Building a community of caring by helping pets and educating people.
The Anti-Cruelty Society believes that since companion animals provide people with joy, recognized health benefits, friendship, and are completely dependent on human care, all members of the household should carefully and in full agreement decide to adopt an animal. Ownership carries the responsibility of meeting the physical and social needs of the animal including food, shelter, safety, veterinary care, and companionship. We strongly encourage the identification of all pets through collars with tags and recommend permanent identification methods (e.g. microchips). The owner should be familiar with and follow the existing laws relating to animals such as licensing, leash regulation, rabies vaccination, and waste disposal. All animals should be under proper restraint or control at all times. We discourage the subjection of animals to cosmetic surgery unrelated to their health and well-being.
The Anti-Cruelty Society recognizes that certain companion animals can assist special-needs individuals lead more independent lives by helping to perform everyday tasks which would otherwise be difficult or impossible for these individuals. Service animals have been shown to greatly assist people who have physical, visual, emotional, or hearing limitations. We feel it is important that during training, and subsequent placement, the service animal's physical, medical, and behavioral needs are always considered and humanely met. We support the use of positive reinforcement training for the teaching of tasks to service animals.
Education and Training
The Anti-Cruelty Society is deeply committed to humane education programs, especially in the primary and secondary schools. Such training should be an integral part of study programs.
The Anti-Cruelty Society continues to support initiatives and dialogue aimed at reducing violence and abuse in all of its forms. We recognize the distinct connection between human and animal violence, and believe that by increasing awareness of this link through humane education, we can help more effectively address the violence issues facing society and our animals.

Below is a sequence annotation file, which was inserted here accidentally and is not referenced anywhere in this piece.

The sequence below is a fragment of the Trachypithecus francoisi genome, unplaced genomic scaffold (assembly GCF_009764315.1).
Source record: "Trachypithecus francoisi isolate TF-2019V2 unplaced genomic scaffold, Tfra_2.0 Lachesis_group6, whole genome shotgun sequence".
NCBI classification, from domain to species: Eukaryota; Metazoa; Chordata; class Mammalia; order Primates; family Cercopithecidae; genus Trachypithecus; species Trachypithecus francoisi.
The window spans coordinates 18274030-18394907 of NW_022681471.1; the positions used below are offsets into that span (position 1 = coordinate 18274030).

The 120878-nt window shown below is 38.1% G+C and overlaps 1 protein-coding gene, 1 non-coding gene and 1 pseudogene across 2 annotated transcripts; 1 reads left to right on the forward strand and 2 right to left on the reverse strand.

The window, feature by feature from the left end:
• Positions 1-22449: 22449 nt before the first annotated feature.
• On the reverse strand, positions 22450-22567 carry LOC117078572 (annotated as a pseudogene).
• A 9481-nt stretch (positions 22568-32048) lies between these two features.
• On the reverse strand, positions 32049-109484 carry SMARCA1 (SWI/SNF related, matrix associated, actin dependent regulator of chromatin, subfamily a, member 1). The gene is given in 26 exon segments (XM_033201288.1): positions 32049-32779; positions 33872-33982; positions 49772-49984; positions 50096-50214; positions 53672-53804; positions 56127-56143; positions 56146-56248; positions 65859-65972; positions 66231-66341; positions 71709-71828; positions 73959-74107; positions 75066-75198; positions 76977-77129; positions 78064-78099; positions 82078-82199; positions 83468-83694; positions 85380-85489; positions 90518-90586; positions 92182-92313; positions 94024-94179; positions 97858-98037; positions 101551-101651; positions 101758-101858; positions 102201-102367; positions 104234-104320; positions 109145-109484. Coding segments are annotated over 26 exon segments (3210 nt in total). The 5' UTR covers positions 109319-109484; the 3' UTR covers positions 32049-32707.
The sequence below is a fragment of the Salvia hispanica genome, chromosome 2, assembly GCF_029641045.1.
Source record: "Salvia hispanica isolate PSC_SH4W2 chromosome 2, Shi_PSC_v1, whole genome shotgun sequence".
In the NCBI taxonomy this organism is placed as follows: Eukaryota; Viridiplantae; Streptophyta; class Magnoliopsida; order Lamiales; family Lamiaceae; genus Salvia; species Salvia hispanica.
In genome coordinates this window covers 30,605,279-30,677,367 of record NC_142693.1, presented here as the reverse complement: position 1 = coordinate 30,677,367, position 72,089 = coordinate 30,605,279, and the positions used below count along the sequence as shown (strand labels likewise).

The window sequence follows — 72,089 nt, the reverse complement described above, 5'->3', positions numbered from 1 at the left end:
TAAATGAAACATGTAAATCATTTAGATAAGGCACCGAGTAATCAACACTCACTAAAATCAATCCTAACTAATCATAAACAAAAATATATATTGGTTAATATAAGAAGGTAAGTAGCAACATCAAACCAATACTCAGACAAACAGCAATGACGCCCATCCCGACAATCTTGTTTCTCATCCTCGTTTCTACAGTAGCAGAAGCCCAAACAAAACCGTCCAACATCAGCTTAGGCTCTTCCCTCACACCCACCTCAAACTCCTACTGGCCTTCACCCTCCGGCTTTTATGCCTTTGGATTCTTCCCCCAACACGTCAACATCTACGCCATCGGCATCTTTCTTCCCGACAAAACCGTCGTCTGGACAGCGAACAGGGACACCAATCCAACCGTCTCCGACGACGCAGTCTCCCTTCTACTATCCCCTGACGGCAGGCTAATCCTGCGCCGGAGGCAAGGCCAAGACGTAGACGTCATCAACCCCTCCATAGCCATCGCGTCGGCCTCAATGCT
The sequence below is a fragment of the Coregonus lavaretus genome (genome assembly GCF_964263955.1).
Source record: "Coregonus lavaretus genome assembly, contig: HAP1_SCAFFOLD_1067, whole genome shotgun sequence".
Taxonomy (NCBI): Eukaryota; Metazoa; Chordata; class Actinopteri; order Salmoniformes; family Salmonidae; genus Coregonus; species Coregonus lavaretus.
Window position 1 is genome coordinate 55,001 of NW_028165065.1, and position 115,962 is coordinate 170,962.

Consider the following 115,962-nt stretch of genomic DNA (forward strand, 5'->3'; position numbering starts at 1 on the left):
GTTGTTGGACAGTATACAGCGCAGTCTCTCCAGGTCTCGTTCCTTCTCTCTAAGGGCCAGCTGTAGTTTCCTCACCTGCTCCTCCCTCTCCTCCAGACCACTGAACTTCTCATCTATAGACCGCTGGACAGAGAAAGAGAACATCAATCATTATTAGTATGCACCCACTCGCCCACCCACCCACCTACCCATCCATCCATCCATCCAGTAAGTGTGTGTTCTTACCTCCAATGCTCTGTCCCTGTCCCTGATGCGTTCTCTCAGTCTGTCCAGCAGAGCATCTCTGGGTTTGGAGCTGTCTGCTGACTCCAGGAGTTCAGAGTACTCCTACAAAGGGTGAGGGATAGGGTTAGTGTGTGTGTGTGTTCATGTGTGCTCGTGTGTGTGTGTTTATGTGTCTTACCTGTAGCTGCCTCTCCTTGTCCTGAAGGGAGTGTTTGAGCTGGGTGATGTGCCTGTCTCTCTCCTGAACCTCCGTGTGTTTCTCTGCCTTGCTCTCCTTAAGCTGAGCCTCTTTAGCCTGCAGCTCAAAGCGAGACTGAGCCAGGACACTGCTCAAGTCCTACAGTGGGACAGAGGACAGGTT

Keeping live animals in schools as pets should be limited by the availability of responsible supervision, proper care and facilities.
We support zoos which encourage education and an interest in animals. Sanitary conditions and adequate habitats must be provided. We encourage all captive animal facilities to achieve and maintain national accreditation standards.
Dog training allows animal owners to learn about the behavior of their pet and how to positively affect changes. We recommend basic obedience training based on positive reinforcement rather than on punishment.
The Anti-Cruelty Society believes spaying and neutering are the most effective ways of overcoming the companion animal overpopulation crisis. Mandatory spay/neuter procedures prior to adoption are supported within the Society and in cooperation with the State of Illinois, other humane societies, and veterinarians. We support early-age (prepubertal) sterilizations.
The Anti-Cruelty Society remains an open-admissions shelter and we accept all animals that we are legally permitted to hold. While The Anti-Cruelty Society energetically promotes the adoption of shelter residents, we believe not all animals are adoptable due to health status, age, or dangerous behavior. Therefore, The Anti-Cruelty Society may administer euthanasia in accordance with an owner's wish or to prevent further animal suffering. The Anti-Cruelty Society strongly supports the use of the most humane methods available for the intended species. Euthanasia by injection, attended to by trained personnel, is currently recommended for all companion animals and is the only method used by The Anti-Cruelty Society.
The Anti-Cruelty Society deplores the requisition of unwanted animals from pounds and shelters for experimental purposes. The availability of animals at a cheap rate for experimentation merely encourages waste of life. We believe the use of pound and shelter animals corrupts the meaning of shelter. We actively oppose legislation permitting these activities.